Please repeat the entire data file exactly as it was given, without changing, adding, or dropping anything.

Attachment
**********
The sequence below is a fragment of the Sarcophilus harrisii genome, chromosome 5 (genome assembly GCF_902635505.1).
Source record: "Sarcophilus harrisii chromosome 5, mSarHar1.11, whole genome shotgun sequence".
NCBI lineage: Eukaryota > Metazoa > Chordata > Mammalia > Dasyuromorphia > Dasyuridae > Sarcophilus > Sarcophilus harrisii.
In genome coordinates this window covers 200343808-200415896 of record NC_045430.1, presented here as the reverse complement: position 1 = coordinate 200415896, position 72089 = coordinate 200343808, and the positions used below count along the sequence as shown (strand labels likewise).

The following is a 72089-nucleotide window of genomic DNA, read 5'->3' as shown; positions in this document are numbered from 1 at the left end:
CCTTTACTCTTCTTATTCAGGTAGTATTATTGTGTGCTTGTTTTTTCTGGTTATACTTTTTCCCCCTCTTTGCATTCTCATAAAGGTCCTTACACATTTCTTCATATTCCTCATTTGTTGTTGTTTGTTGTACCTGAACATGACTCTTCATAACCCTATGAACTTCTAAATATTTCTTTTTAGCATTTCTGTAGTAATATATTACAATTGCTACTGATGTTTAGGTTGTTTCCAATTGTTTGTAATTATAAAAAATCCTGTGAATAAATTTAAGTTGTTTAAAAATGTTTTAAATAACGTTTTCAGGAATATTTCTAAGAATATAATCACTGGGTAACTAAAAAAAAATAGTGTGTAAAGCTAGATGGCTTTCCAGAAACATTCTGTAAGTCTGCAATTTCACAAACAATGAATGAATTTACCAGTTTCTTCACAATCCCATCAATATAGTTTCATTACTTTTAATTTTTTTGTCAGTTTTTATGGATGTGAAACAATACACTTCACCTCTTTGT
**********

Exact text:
The sequence below is a fragment of the Sarcophilus harrisii genome, chromosome 5 (genome assembly GCF_902635505.1).
Source record: "Sarcophilus harrisii chromosome 5, mSarHar1.11, whole genome shotgun sequence".
NCBI lineage: Eukaryota > Metazoa > Chordata > Mammalia > Dasyuromorphia > Dasyuridae > Sarcophilus > Sarcophilus harrisii.
In genome coordinates this window covers 200343808-200415896 of record NC_045430.1, presented here as the reverse complement: position 1 = coordinate 200415896, position 72089 = coordinate 200343808, and the positions used below count along the sequence as shown (strand labels likewise).

The following is a 72089-nucleotide window of genomic DNA, read 5'->3' as shown; positions in this document are numbered from 1 at the left end:
CCTTTACTCTTCTTATTCAGGTAGTATTATTGTGTGCTTGTTTTTTCTGGTTATACTTTTTCCCCCTCTTTGCATTCTCATAAAGGTCCTTACACATTTCTTCATATTCCTCATTTGTTGTTGTTTGTTGTACCTGAACATGACTCTTCATAACCCTATGAACTTCTAAATATTTCTTTTTAGCATTTCTGTAGTAATATATTACAATTGCTACTGATGTTTAGGTTGTTTCCAATTGTTTGTAATTATAAAAAATCCTGTGAATAAATTTAAGTTGTTTAAAAATGTTTTAAATAACGTTTTCAGGAATATTTCTAAGAATATAATCACTGGGTAACTAAAAAAAAATAGTGTGTAAAGCTAGATGGCTTTCCAGAAACATTCTGTAAGTCTGCAATTTCACAAACAATGAATGAATTTACCAGTTTCTTCACAATCCCATCAATATAGTTTCATTACTTTTAATTTTTTTGTCAGTTTTTATGGATGTGAAACAATACACTTCACCTCTTTGT